Red Sox Record for the Week of June 22: 4-2
By the time the month of June ends, the Boston Red Sox will have two things: a healthy, veteran-heavy starting rotation and a first place finish atop the AL East, arguably the league’s most competitive division.
The long-awaited debut of John Smoltz, the first ever non-Atlanta Braves start of his 21-year career occurred last Thursday night in Washington, D.C. It was a mostly positive outing, as Smoltz pitched well in four of his five innings, striking out five and retiring his last eight batters. But the damage came quick and early, as he surrendered four runs in the first inning, giving up five total, along with seven hits, a walk, and HBP. The Nats eventually won this game 9-3 and Smoltz earned his first decision outside a Braves uniform, a loss.
Smoltz chalked up the rough first inning to raw nerves (which was both understandable and evident by his wiping of the forehead between at-bats), but he also threw only 12 fastballs in the 35-pitch first inning. When things went south early, he obviously didn’t trust his hard stuff, which topped out at 93 mph. As the game went on though, Smoltz found his groove and located all his pitches – his fastball, slider and curveball in particular – much better, and gave up only one run between innings two through five. He finished up that fifth inning and outing by striking out the side.
So while his game line doesn’t look impressive from a distance, Smoltz’s first outing was clearly one in which the numbers don’t tell the full story. In the larger context, it was a fine first step, considering that he hasn’t pitched a big league game since June 2008. It was also much better than his first outing as a closer in 2002 and initial return to the Braves rotation in 2005, when he couldn’t get out of the first and second innings, respectively. Smoltz’s next start is Tuesday in Baltimore.
The BoSox bats have quieted down of late, but the starting pitching, led by Jon Lester, Brad Penny, Tim Wakefield and Josh Beckett, has been mostly outstanding. Beckett, who is 5-1 with a 1.24 ERA since May 23, has separated himself from the pack with his recent outings and is pretty close to solidifying his spot on the AL All-Star roster as a result.
He currently owns a season-best 3.48 ERA and it is largely due to the fact that he has gone 16 innings in a row without giving up a run covering his last two starts, both against Atlanta. First was the CG shutout June 20, followed up by seven scoreless innings vs. the Braves on Friday, June 26, for which he earned his ninth win. Manager Terry Francona earned the 800th of his managerial career this night as well. In all, Beckett is truly pitching like the ace he’s paid to be.
While Jacoby Ellsbury and Dustin Pedroia’s bats have slowed down a bit over the last week or so, David Ortiz continues to beef up his average and power numbers from deplorable to somewhat respectable levels. His BA, which stood at an embarrassing .185 on May 31, is up to .220 going into Monday night, and he now has 8 HR and 35 RBI. And when called upon during interleague play on the road, the Sox superstar DH has handled first base duties efficiently as well. He didn’t make a single error there in six games played until Sunday afternoon in Atlanta.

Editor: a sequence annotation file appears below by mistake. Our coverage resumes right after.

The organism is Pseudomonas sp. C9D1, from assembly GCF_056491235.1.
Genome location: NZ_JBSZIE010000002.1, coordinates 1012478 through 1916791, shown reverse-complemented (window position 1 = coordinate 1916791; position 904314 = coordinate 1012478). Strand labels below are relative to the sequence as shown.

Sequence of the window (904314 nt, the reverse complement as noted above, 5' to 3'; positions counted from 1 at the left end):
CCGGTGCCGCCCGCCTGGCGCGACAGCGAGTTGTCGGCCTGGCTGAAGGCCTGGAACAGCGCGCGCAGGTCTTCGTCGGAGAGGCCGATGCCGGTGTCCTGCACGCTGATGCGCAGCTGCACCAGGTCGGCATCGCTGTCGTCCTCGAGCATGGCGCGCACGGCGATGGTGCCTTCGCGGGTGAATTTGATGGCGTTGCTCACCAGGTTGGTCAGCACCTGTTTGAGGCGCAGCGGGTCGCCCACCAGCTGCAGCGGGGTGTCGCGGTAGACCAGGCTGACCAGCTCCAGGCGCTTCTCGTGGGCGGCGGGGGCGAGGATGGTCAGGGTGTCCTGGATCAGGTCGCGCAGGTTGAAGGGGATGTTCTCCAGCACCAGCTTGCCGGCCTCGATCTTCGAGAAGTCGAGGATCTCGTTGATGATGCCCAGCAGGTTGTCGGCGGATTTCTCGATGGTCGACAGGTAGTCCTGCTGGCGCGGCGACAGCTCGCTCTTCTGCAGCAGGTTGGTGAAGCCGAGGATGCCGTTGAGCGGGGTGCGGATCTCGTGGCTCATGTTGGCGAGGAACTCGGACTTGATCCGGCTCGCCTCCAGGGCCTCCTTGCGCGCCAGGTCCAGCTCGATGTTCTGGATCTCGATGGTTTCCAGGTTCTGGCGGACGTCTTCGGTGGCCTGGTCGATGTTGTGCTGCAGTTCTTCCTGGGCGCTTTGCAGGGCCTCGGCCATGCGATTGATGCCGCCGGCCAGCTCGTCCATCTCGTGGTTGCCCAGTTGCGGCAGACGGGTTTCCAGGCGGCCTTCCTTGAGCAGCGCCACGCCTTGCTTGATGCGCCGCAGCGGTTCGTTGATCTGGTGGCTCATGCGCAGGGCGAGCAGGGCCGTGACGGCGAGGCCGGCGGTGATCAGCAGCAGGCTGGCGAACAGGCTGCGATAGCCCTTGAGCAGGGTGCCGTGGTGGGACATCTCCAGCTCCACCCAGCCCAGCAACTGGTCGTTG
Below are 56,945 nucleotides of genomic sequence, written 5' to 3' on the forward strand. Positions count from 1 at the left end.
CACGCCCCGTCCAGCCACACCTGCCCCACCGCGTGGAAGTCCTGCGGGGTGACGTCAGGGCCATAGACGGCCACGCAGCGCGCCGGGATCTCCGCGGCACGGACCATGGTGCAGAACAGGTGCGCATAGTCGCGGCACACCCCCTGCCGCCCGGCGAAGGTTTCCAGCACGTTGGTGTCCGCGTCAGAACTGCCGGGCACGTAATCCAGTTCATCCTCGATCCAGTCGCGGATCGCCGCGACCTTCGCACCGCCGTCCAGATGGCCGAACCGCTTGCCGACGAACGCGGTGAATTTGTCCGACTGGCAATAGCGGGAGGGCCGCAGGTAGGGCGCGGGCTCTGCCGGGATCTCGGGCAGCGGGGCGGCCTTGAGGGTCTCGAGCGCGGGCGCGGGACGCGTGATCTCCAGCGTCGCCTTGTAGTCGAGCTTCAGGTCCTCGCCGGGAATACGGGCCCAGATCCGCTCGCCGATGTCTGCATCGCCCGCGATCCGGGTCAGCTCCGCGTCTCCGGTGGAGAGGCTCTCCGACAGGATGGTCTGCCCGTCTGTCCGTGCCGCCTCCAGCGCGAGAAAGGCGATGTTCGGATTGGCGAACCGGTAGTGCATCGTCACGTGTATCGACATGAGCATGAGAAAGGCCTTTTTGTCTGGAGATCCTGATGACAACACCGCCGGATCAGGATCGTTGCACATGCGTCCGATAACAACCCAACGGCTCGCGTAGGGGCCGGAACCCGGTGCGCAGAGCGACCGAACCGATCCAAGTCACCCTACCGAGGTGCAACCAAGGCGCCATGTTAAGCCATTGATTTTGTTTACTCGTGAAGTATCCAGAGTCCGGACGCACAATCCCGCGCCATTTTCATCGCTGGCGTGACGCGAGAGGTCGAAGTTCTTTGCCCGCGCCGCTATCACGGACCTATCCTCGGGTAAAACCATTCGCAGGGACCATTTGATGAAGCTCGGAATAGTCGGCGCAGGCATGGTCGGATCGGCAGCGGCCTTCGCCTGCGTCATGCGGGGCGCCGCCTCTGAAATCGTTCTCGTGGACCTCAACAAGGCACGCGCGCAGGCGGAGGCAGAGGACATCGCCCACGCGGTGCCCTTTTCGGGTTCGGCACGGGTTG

Whether it is indeed the eye (drops) treatment that’s making Big Papi see the ball better or something else, the man has clearly turned a corner and there’s no looking back now. Francona now has enough confidence in him that he has moved Ortiz up from the six spot in the lineup to fifth (on Sunday) and on Smoltz’s debut last Thursday, cleanup, where he hadn’t batted since 2005. His OBP for June is nearing .400 and if his overall offensive numbers keep heading northward like this, before you know it, he’ll be back in the three spot, where he belongs.
Finally, the Sox head into the week with a three-game edge over New York and with relatively little trouble to talk about. This isn’t necessarily a surprise since the Sox are one of the best if not thee best team, top to bottom in the game right now. With Daisuke Matsuzaka weeks away from making his return, the only concerns on the injury front are Jed Lowrie and now Mike Lowell, who will likely sit out the current three-game series in Baltimore with a newly sore right hip.
Lowrie, who plays shortstop and third base, is rumored due back from the DL just before the All-Star break but could be activated sooner if the Synvisc shot Lowell took Monday to treat his sore hip doesn’t cure the pain and help him regain mobility. The Sox have until the start of this weekend to put him on the 15-day DL if they intend to get him rested and ready to start the season’s second half, which for Boston is July 17 in Toronto.
Knowing how cautious Francona is with players, if Lowell is any less than 95-100% pain-free, he will go to the DL before this time next week. If this should happen, it will be a big blow to the Sox offense, but it will also allow Lowrie the chance to again prove he can be a productive fill-in as he did last year in his rookie campaign. And if that doesn’t work or happen, the suddenly reliable Nick Green or Kevin Youkilis could play third (while veteran Mark Kotsay plays first base).
Whatever happens in the near future, GM Theo Epstein has built a deep enough pro team and farm system that the Sox can and in some cases already has addressed key injury or ineffectiveness issues in-house and still have one of baseball’s top records. Examples include Jeff Bailey at first base for a briefly injured Youkilis, Smoltz for Dice-K, and Green at short for Lowrie/Lugo. And Pawtucket pitcher Clay Buchholz, who has been lights out since the spring, hasn’t been needed to this point. Most other teams wish they could be this loaded, fortunate and successful to this point in the season.